And actually, that fact is a reason for hope.

Florence: have you become better at finding awe later in life?

Shatner: I'm probably more aware of awe now. 

Everything's awesome. Everything’s awesome. Everything. Everybody has a story. It's awesome stories. Everything. Is awe. Even what will become of us is awe.

What will become of us? 

I mean, Chesapeake Bay 20 years ago was polluted. You couldn't eat the food out of, you couldn't eat the what was ever what people were eating out of Chesapeake Bay 20 years ago, taken 20 years, and now it's as fecund as it always was.

Nature healed Chesapeake Bay in a blink of an eye. That's how the earth will heal itself.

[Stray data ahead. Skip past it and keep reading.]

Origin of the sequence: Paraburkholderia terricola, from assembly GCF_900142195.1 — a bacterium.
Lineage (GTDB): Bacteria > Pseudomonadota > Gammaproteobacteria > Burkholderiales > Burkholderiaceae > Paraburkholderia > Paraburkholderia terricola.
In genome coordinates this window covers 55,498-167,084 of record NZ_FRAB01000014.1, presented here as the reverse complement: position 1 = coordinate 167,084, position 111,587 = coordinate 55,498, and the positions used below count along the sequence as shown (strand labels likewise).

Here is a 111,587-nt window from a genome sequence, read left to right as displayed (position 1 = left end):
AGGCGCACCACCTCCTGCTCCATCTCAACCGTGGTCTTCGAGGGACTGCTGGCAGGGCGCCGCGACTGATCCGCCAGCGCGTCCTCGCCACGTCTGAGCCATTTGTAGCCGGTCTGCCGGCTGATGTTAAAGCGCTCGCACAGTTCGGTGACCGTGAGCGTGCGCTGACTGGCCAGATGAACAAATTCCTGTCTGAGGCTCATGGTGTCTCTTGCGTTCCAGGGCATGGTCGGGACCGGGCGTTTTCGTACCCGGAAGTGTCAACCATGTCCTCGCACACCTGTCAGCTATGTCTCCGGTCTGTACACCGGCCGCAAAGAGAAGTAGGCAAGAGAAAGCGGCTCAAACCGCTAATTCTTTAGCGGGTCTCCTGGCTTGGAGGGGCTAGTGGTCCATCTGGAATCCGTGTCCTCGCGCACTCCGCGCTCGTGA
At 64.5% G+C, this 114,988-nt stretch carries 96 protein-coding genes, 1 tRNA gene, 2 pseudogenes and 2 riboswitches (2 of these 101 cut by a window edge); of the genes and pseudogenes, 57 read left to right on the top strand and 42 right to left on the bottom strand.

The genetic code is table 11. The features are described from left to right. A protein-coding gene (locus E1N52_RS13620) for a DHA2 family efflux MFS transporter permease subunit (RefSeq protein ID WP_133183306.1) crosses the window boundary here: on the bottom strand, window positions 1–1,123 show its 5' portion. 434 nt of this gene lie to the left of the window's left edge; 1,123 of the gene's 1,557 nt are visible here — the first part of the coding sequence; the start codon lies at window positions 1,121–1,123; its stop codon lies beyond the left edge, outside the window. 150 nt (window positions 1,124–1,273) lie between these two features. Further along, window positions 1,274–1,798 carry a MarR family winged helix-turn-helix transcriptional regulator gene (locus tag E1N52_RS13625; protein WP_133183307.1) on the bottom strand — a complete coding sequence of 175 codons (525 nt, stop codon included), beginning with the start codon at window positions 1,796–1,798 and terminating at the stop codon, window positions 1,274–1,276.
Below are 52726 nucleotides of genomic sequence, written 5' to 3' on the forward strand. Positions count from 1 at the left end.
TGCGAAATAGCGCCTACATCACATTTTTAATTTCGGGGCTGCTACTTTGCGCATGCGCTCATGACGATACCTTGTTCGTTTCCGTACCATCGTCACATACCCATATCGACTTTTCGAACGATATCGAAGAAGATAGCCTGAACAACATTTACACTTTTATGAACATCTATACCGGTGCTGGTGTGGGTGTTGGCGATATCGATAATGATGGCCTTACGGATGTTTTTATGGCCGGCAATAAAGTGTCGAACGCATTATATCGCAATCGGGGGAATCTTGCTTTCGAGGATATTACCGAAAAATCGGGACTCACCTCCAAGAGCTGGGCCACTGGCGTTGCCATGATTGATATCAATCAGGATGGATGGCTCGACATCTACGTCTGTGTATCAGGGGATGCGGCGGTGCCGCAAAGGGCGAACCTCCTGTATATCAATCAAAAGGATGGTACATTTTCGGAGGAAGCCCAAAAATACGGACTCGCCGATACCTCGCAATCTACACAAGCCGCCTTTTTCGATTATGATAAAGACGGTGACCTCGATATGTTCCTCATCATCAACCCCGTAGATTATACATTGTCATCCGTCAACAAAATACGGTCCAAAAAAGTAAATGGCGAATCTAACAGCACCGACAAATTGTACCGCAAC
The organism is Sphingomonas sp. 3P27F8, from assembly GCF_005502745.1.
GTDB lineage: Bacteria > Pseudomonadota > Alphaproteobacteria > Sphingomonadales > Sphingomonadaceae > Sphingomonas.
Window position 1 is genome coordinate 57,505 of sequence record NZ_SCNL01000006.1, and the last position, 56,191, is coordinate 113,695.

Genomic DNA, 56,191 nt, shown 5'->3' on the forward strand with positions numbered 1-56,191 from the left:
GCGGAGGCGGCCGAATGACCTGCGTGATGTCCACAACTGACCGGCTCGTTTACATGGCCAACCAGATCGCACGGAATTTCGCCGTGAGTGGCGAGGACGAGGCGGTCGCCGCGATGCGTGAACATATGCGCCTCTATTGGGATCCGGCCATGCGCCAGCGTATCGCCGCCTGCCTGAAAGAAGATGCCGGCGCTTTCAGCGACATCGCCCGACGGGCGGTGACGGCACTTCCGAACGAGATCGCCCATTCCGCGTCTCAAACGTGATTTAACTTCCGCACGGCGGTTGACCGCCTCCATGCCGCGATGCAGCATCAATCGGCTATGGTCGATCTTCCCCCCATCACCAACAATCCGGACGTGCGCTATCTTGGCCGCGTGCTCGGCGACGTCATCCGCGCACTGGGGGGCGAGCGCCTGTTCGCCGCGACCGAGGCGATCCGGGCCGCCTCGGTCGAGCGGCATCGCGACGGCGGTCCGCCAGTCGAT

Michael: That's William Shatner, speaking with Outside contributing editor Florence Williams. 

Next week, we'll be back with a deeper dive into the science of awe, and you can read Florence's feature story about awe in Outside's July-August print edition.

This episode was scripted and produced by Robbie Carver, and edited by me, Michael Roberts. Robbie also composed the music.

You're listening to the Outside Podcast, which is made possible by Outside+ subscribers. Learn more about all the benefits of a subscription and subscribe now at outsideonline.com/podplus


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Outside’s longstanding literary storytelling tradition comes to life in audio with features that will both entertain and inform listeners. We launched in March 2016 with our first series, Science of Survival, and have since expanded our show to offer a range of story formats, including reports from our correspondents in the field and interviews with the biggest figures in sports, adventure, and the outdoors.